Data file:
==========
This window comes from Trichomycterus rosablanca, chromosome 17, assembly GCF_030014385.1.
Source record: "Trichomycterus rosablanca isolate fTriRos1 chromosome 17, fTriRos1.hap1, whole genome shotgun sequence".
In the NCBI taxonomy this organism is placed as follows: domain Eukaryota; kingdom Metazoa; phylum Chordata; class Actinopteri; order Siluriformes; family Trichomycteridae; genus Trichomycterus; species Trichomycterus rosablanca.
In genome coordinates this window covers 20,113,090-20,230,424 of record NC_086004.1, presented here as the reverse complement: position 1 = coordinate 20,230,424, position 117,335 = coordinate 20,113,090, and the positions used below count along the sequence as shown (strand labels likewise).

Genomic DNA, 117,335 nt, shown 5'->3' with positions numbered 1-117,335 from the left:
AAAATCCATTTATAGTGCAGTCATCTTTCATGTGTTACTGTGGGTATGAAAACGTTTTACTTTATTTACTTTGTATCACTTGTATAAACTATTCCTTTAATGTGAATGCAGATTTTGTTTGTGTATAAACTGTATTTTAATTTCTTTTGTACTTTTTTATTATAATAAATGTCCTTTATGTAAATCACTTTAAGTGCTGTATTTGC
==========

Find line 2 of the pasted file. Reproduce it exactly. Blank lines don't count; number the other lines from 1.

Source record: "Trichomycterus rosablanca isolate fTriRos1 chromosome 17, fTriRos1.hap1, whole genome shotgun sequence".